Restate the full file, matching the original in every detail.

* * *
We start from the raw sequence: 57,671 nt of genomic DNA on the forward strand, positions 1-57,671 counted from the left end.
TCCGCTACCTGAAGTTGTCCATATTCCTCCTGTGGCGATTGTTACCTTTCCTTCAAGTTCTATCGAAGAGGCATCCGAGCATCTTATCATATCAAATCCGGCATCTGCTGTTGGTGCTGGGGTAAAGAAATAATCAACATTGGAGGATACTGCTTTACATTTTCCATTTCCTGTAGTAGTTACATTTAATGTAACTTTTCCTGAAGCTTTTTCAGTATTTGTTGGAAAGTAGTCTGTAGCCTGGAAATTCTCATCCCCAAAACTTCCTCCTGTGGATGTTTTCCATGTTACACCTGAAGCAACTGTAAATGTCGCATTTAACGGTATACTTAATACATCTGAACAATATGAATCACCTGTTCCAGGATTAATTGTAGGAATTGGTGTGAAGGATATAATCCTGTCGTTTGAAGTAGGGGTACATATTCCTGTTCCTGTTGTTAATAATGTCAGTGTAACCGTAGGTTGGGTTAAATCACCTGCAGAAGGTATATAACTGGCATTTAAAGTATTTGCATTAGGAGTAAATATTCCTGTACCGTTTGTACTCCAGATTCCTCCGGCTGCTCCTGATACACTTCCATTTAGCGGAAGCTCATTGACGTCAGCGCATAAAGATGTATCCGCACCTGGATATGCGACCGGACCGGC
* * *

We start from the raw sequence: 57,671 nt of genomic DNA on the forward strand, positions 1-57,671 counted from the left end.
TCCGCTACCTGAAGTTGTCCATATTCCTCCTGTGGCGATTGTTACCTTTCCTTCAAGTTCTATCGAAGAGGCATCCGAGCATCTTATCATATCAAATCCGGCATCTGCTGTTGGTGCTGGGGTAAAGAAATAATCAACATTGGAGGATACTGCTTTACATTTTCCATTTCCTGTAGTAGTTACATTTAATGTAACTTTTCCTGAAGCTTTTTCAGTATTTGTTGGAAAGTAGTCTGTAGCCTGGAAATTCTCATCCCCAAAACTTCCTCCTGTGGATGTTTTCCATGTTACACCTGAAGCAACTGTAAATGTCGCATTTAACGGTATACTTAATACATCTGAACAATATGAATCACCTGTTCCAGGATTAATTGTAGGAATTGGTGTGAAGGATATAATCCTGTCGTTTGAAGTAGGGGTACATATTCCTGTTCCTGTTGTTAATAATGTCAGTGTAACCGTAGGTTGGGTTAAATCACCTGCAGAAGGTATATAACTGGCATTTAAAGTATTTGCATTAGGAGTAAATATTCCTGTACCGTTTGTACTCCAGATTCCTCCGGCTGCTCCTGATACACTTCCATTTAGCGGAAGCTCATTGACGTCAGCGCATAAAGATGTATCCGCACCTGGATATGCGACCGGACCGGC